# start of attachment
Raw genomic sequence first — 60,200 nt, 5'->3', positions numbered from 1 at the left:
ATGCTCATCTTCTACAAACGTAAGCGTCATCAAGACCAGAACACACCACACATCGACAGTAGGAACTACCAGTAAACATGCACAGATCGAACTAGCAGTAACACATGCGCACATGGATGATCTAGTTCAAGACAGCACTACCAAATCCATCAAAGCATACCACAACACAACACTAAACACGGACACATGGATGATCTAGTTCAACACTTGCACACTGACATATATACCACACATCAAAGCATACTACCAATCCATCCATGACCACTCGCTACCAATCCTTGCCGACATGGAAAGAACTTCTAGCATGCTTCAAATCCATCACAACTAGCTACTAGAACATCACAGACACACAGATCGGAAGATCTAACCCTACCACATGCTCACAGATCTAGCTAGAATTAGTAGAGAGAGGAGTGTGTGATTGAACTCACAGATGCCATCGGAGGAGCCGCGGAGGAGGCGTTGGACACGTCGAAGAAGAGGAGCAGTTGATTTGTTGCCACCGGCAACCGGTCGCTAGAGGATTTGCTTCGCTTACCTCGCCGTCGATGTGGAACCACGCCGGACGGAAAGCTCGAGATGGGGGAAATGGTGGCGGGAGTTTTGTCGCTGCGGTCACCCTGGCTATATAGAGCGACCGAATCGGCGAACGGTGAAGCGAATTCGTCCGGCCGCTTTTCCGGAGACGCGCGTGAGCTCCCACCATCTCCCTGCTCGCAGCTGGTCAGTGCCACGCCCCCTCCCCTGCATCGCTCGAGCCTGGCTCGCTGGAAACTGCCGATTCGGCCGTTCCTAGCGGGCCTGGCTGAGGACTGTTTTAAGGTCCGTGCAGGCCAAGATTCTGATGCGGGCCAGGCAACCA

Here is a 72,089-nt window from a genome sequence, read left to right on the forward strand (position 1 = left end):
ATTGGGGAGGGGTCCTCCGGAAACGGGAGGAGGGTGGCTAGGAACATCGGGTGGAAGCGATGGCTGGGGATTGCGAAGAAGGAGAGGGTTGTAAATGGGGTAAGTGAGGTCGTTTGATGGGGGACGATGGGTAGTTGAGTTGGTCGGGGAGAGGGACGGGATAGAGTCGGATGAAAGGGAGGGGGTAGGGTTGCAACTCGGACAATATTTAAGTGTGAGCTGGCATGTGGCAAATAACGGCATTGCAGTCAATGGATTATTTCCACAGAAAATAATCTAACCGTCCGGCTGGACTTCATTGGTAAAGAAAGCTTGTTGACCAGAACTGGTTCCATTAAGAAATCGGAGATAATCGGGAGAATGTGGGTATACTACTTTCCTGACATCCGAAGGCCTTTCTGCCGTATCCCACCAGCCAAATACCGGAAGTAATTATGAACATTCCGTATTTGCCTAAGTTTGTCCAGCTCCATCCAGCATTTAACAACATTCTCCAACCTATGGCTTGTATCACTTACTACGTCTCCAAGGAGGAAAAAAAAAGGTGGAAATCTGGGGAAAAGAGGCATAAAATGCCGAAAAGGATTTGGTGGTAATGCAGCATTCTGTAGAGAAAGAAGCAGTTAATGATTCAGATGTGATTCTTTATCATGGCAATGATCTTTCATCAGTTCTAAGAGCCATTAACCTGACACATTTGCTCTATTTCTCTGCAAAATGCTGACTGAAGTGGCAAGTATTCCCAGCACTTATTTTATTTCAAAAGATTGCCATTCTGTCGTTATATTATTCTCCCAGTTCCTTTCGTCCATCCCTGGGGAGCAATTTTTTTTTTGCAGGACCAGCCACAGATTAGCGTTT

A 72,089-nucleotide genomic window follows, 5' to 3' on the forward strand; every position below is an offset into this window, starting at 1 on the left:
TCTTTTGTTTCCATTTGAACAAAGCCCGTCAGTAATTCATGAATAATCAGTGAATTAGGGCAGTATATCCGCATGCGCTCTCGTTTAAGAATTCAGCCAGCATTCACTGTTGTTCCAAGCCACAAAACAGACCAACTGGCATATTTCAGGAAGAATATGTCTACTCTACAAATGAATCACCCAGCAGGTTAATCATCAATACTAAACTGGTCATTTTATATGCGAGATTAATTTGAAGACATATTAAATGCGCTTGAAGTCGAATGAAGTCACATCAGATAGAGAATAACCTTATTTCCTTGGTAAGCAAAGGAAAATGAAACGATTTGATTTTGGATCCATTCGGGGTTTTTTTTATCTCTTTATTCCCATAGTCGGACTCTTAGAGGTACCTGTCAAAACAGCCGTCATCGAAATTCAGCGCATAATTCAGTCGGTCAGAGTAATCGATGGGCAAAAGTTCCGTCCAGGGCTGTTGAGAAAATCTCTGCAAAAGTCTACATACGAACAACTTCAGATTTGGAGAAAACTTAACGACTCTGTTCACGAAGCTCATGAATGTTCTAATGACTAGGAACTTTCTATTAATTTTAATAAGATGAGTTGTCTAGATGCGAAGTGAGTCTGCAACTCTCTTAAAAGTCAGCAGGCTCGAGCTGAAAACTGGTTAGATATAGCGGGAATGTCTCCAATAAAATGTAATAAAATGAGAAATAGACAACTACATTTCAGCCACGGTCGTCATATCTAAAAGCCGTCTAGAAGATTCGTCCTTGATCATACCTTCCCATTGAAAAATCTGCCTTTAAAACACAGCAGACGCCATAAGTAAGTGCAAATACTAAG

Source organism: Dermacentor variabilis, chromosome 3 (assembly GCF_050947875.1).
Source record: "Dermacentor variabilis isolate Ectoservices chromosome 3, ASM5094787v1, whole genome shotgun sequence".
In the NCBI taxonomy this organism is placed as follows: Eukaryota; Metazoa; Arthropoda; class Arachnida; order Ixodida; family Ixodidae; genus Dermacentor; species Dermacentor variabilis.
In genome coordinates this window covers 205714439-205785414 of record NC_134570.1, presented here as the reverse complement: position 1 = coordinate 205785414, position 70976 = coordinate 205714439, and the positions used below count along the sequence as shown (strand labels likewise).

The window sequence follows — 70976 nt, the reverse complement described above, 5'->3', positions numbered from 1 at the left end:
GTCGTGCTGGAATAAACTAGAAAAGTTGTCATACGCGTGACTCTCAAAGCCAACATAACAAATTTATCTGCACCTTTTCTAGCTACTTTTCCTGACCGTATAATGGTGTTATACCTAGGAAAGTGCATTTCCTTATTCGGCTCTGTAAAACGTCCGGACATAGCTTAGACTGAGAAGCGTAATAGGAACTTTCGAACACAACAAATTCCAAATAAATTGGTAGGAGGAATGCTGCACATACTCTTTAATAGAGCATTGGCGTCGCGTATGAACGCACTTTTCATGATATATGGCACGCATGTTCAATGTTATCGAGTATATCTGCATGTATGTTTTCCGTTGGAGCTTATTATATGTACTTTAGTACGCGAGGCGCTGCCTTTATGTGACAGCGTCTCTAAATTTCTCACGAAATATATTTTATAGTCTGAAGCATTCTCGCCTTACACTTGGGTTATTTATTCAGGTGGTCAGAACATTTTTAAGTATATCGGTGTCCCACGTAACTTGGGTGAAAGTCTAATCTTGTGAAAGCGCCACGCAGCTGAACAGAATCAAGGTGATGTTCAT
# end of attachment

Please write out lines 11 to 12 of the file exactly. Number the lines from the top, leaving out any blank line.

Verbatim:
The window sequence follows — 70976 nt, the reverse complement described above, 5'->3', positions numbered from 1 at the left end:
GTCGTGCTGGAATAAACTAGAAAAGTTGTCATACGCGTGACTCTCAAAGCCAACATAACAAATTTATCTGCACCTTTTCTAGCTACTTTTCCTGACCGTATAATGGTGTTATACCTAGGAAAGTGCATTTCCTTATTCGGCTCTGTAAAACGTCCGGACATAGCTTAGACTGAGAAGCGTAATAGGAACTTTCGAACACAACAAATTCCAAATAAATTGGTAGGAGGAATGCTGCACATACTCTTTAATAGAGCATTGGCGTCGCGTATGAACGCACTTTTCATGATATATGGCACGCATGTTCAATGTTATCGAGTATATCTGCATGTATGTTTTCCGTTGGAGCTTATTATATGTACTTTAGTACGCGAGGCGCTGCCTTTATGTGACAGCGTCTCTAAATTTCTCACGAAATATATTTTATAGTCTGAAGCATTCTCGCCTTACACTTGGGTTATTTATTCAGGTGGTCAGAACATTTTTAAGTATATCGGTGTCCCACGTAACTTGGGTGAAAGTCTAATCTTGTGAAAGCGCCACGCAGCTGAACAGAATCAAGGTGATGTTCAT